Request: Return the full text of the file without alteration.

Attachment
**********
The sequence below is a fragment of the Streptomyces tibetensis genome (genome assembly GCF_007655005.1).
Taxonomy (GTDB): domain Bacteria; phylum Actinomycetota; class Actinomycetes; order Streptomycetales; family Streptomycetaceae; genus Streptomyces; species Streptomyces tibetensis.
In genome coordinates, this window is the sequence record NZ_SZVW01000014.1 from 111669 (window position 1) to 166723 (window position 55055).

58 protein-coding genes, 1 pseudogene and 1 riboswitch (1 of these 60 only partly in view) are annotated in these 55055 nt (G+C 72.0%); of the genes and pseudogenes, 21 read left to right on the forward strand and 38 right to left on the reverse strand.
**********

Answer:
The sequence below is a fragment of the Streptomyces tibetensis genome (genome assembly GCF_007655005.1).
Taxonomy (GTDB): domain Bacteria; phylum Actinomycetota; class Actinomycetes; order Streptomycetales; family Streptomycetaceae; genus Streptomyces; species Streptomyces tibetensis.
In genome coordinates, this window is the sequence record NZ_SZVW01000014.1 from 111669 (window position 1) to 166723 (window position 55055).

58 protein-coding genes, 1 pseudogene and 1 riboswitch (1 of these 60 only partly in view) are annotated in these 55055 nt (G+C 72.0%); of the genes and pseudogenes, 21 read left to right on the forward strand and 38 right to left on the reverse strand.